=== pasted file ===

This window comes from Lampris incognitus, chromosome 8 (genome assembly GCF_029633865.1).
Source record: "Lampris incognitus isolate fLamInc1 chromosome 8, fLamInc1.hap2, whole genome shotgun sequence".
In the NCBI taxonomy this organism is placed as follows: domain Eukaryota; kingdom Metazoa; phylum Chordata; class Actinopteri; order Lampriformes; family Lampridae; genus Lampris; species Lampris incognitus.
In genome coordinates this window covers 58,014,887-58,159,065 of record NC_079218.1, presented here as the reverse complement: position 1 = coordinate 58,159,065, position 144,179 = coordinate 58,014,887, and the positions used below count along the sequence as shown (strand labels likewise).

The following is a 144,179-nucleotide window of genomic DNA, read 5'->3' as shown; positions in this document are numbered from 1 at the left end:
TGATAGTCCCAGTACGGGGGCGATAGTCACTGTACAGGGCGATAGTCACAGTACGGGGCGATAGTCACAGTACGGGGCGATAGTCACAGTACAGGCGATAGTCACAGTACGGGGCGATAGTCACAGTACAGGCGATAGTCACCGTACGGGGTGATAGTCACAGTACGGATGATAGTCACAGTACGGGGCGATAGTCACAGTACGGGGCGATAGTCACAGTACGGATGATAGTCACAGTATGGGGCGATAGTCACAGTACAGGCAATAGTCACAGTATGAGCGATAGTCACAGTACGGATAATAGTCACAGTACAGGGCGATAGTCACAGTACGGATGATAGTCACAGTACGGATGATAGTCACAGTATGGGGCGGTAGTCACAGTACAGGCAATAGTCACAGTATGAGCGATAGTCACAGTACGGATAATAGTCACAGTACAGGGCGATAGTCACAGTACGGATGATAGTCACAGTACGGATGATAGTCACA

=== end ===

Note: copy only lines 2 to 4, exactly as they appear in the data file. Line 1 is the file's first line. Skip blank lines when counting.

Source record: "Lampris incognitus isolate fLamInc1 chromosome 8, fLamInc1.hap2, whole genome shotgun sequence".
In the NCBI taxonomy this organism is placed as follows: domain Eukaryota; kingdom Metazoa; phylum Chordata; class Actinopteri; order Lampriformes; family Lampridae; genus Lampris; species Lampris incognitus.
In genome coordinates this window covers 58,014,887-58,159,065 of record NC_079218.1, presented here as the reverse complement: position 1 = coordinate 58,159,065, position 144,179 = coordinate 58,014,887, and the positions used below count along the sequence as shown (strand labels likewise).